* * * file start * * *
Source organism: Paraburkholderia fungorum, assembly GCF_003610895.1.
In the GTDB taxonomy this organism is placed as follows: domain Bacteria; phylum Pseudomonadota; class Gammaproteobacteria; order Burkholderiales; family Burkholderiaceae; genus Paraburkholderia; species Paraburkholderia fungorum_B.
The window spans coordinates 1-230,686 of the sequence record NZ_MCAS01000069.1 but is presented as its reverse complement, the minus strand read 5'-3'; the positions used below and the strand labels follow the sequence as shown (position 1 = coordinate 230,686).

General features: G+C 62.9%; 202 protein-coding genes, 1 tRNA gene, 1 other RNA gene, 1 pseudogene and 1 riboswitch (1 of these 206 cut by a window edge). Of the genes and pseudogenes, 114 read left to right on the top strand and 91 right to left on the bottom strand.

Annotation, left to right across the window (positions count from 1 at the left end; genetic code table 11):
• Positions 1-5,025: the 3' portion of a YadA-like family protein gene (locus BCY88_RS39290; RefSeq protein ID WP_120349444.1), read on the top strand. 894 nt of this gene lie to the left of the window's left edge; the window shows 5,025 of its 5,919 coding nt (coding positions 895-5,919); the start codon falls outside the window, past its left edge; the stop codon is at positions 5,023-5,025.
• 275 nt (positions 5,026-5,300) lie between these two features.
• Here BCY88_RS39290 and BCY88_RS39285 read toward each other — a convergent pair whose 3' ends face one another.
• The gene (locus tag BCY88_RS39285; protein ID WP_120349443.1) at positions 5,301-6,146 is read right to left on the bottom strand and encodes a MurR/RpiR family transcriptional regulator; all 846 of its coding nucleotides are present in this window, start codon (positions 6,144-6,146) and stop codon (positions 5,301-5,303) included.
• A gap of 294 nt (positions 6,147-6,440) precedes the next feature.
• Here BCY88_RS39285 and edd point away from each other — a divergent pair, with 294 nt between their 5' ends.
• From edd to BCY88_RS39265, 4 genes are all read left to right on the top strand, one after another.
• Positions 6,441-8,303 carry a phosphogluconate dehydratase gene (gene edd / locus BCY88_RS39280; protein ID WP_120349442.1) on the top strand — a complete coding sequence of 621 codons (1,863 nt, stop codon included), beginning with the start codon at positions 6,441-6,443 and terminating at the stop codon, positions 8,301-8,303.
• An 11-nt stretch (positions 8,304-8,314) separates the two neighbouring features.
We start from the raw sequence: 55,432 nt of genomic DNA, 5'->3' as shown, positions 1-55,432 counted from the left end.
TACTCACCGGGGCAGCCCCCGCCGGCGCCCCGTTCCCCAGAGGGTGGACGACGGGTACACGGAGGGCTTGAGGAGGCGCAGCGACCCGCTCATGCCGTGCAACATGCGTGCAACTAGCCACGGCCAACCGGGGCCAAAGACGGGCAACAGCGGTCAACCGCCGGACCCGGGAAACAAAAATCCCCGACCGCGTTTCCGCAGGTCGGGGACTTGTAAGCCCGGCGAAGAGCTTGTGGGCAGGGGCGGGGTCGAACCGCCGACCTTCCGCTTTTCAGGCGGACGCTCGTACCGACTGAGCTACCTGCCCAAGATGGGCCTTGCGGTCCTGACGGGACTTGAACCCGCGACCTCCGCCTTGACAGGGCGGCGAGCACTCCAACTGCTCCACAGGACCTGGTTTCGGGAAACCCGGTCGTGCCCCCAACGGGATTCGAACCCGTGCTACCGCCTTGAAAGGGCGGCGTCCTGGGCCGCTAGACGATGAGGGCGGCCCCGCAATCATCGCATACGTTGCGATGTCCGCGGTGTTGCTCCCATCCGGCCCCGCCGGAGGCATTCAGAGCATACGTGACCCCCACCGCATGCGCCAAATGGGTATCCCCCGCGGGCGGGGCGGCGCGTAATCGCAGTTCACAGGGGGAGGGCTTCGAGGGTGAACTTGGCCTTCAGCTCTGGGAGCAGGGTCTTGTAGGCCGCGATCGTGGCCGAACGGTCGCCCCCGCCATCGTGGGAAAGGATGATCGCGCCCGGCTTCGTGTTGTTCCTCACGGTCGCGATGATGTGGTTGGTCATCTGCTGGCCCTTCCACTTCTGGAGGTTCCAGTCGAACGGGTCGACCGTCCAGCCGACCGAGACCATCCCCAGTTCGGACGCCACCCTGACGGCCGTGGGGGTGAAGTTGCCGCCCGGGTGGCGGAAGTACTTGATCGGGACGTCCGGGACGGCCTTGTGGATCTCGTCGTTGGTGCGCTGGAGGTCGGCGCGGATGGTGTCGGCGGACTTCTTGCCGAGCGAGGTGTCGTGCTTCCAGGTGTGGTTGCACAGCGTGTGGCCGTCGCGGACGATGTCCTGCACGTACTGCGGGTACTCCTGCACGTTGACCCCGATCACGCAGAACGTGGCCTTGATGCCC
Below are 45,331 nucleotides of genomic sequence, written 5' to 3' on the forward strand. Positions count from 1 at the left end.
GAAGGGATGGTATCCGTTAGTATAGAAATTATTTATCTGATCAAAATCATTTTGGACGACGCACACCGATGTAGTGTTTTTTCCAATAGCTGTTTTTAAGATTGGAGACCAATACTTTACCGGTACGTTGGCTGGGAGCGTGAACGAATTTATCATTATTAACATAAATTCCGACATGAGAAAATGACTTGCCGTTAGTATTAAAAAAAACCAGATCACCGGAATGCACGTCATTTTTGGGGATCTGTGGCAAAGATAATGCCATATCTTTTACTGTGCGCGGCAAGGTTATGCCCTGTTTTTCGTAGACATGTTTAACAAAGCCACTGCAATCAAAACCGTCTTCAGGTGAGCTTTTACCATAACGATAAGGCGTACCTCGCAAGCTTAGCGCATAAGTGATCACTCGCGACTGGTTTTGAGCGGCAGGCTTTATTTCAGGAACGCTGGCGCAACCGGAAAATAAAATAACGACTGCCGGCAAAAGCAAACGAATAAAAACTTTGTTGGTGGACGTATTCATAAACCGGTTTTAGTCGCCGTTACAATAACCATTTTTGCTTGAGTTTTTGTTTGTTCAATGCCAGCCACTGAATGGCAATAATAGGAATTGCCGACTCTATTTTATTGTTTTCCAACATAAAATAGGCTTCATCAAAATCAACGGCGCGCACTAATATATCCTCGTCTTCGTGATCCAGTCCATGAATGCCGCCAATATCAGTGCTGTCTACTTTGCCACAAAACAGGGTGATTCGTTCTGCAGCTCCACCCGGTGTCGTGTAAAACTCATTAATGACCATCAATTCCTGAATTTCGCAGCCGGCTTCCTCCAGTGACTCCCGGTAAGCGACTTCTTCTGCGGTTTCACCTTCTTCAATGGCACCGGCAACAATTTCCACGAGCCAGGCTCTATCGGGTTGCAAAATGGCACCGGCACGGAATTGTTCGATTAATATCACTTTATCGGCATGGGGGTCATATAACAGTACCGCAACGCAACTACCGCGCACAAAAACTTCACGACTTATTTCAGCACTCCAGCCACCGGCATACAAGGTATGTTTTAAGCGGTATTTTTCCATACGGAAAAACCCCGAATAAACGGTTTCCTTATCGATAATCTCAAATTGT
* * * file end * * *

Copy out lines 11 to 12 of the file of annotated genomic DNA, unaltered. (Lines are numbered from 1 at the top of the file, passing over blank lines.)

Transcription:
• Here BCY88_RS39285 and edd point away from each other — a divergent pair, with 294 nt between their 5' ends.
• From edd to BCY88_RS39265, 4 genes are all read left to right on the top strand, one after another.